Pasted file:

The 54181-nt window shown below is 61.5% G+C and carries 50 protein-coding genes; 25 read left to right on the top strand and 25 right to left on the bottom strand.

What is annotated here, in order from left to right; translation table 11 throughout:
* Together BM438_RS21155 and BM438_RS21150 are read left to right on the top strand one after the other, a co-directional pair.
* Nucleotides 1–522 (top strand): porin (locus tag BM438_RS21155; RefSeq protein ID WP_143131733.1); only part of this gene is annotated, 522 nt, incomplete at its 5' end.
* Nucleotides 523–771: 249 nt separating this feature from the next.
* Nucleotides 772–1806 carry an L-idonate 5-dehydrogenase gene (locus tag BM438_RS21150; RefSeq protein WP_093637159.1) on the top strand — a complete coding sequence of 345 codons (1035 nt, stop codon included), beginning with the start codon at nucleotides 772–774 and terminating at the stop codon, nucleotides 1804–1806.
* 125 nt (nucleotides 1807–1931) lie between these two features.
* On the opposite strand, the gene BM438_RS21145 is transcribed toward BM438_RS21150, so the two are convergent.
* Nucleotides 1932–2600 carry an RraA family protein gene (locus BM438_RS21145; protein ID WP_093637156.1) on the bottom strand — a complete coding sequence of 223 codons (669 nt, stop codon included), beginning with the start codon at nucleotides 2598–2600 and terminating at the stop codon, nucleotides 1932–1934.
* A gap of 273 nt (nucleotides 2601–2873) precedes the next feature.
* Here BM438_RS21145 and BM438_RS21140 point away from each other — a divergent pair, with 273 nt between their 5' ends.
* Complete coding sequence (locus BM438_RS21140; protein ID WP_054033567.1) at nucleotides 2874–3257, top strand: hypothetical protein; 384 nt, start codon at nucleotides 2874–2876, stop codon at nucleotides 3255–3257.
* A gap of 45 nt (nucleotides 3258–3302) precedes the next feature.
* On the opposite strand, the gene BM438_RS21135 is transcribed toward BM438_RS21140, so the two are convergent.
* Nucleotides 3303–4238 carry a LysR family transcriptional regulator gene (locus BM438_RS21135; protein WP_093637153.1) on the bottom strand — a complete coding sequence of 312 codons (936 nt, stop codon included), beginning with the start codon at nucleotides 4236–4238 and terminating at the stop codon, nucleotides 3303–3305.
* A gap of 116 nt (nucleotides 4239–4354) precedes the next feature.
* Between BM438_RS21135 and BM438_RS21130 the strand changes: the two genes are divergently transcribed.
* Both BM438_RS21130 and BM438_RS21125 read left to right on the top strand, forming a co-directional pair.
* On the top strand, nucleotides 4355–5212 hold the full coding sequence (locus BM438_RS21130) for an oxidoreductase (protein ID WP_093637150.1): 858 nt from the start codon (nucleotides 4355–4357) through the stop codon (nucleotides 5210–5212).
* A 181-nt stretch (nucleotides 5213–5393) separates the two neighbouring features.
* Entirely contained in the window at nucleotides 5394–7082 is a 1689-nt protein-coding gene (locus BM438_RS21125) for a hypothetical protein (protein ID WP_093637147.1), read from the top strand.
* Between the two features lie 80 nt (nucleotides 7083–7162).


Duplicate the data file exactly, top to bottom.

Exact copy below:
The 54181-nt window shown below is 61.5% G+C and carries 50 protein-coding genes; 25 read left to right on the top strand and 25 right to left on the bottom strand.

What is annotated here, in order from left to right; translation table 11 throughout:
* Together BM438_RS21155 and BM438_RS21150 are read left to right on the top strand one after the other, a co-directional pair.
* Nucleotides 1–522 (top strand): porin (locus tag BM438_RS21155; RefSeq protein ID WP_143131733.1); only part of this gene is annotated, 522 nt, incomplete at its 5' end.
* Nucleotides 523–771: 249 nt separating this feature from the next.
* Nucleotides 772–1806 carry an L-idonate 5-dehydrogenase gene (locus tag BM438_RS21150; RefSeq protein WP_093637159.1) on the top strand — a complete coding sequence of 345 codons (1035 nt, stop codon included), beginning with the start codon at nucleotides 772–774 and terminating at the stop codon, nucleotides 1804–1806.
* 125 nt (nucleotides 1807–1931) lie between these two features.
* On the opposite strand, the gene BM438_RS21145 is transcribed toward BM438_RS21150, so the two are convergent.
* Nucleotides 1932–2600 carry an RraA family protein gene (locus BM438_RS21145; protein ID WP_093637156.1) on the bottom strand — a complete coding sequence of 223 codons (669 nt, stop codon included), beginning with the start codon at nucleotides 2598–2600 and terminating at the stop codon, nucleotides 1932–1934.
* A gap of 273 nt (nucleotides 2601–2873) precedes the next feature.
* Here BM438_RS21145 and BM438_RS21140 point away from each other — a divergent pair, with 273 nt between their 5' ends.
* Complete coding sequence (locus BM438_RS21140; protein ID WP_054033567.1) at nucleotides 2874–3257, top strand: hypothetical protein; 384 nt, start codon at nucleotides 2874–2876, stop codon at nucleotides 3255–3257.
* A gap of 45 nt (nucleotides 3258–3302) precedes the next feature.
* On the opposite strand, the gene BM438_RS21135 is transcribed toward BM438_RS21140, so the two are convergent.
* Nucleotides 3303–4238 carry a LysR family transcriptional regulator gene (locus BM438_RS21135; protein WP_093637153.1) on the bottom strand — a complete coding sequence of 312 codons (936 nt, stop codon included), beginning with the start codon at nucleotides 4236–4238 and terminating at the stop codon, nucleotides 3303–3305.
* A gap of 116 nt (nucleotides 4239–4354) precedes the next feature.
* Between BM438_RS21135 and BM438_RS21130 the strand changes: the two genes are divergently transcribed.
* Both BM438_RS21130 and BM438_RS21125 read left to right on the top strand, forming a co-directional pair.
* On the top strand, nucleotides 4355–5212 hold the full coding sequence (locus BM438_RS21130) for an oxidoreductase (protein ID WP_093637150.1): 858 nt from the start codon (nucleotides 4355–4357) through the stop codon (nucleotides 5210–5212).
* A 181-nt stretch (nucleotides 5213–5393) separates the two neighbouring features.
* Entirely contained in the window at nucleotides 5394–7082 is a 1689-nt protein-coding gene (locus BM438_RS21125) for a hypothetical protein (protein ID WP_093637147.1), read from the top strand.
* Between the two features lie 80 nt (nucleotides 7083–7162).